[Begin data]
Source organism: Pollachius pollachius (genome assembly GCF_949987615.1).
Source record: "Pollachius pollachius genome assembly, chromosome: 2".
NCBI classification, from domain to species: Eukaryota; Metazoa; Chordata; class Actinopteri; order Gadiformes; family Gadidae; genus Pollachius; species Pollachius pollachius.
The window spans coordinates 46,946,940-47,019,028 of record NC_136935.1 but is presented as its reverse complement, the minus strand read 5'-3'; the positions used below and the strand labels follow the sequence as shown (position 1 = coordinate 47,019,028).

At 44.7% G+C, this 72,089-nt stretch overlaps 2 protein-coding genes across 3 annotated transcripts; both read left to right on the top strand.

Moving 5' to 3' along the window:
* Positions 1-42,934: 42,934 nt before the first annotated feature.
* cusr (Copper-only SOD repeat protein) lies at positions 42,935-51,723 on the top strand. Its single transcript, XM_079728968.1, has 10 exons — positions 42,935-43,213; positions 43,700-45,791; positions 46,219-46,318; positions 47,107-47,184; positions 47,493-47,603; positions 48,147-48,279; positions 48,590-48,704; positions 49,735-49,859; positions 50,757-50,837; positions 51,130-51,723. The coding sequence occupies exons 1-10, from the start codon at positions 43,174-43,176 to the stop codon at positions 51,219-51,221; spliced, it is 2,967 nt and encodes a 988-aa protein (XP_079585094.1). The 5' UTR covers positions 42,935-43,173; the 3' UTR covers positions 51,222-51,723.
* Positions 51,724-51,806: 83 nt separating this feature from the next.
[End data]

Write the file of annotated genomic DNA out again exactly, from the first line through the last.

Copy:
Source organism: Pollachius pollachius (genome assembly GCF_949987615.1).
Source record: "Pollachius pollachius genome assembly, chromosome: 2".
NCBI classification, from domain to species: Eukaryota; Metazoa; Chordata; class Actinopteri; order Gadiformes; family Gadidae; genus Pollachius; species Pollachius pollachius.
The window spans coordinates 46,946,940-47,019,028 of record NC_136935.1 but is presented as its reverse complement, the minus strand read 5'-3'; the positions used below and the strand labels follow the sequence as shown (position 1 = coordinate 47,019,028).

At 44.7% G+C, this 72,089-nt stretch overlaps 2 protein-coding genes across 3 annotated transcripts; both read left to right on the top strand.

Moving 5' to 3' along the window:
* Positions 1-42,934: 42,934 nt before the first annotated feature.
* cusr (Copper-only SOD repeat protein) lies at positions 42,935-51,723 on the top strand. Its single transcript, XM_079728968.1, has 10 exons — positions 42,935-43,213; positions 43,700-45,791; positions 46,219-46,318; positions 47,107-47,184; positions 47,493-47,603; positions 48,147-48,279; positions 48,590-48,704; positions 49,735-49,859; positions 50,757-50,837; positions 51,130-51,723. The coding sequence occupies exons 1-10, from the start codon at positions 43,174-43,176 to the stop codon at positions 51,219-51,221; spliced, it is 2,967 nt and encodes a 988-aa protein (XP_079585094.1). The 5' UTR covers positions 42,935-43,173; the 3' UTR covers positions 51,222-51,723.
* Positions 51,724-51,806: 83 nt separating this feature from the next.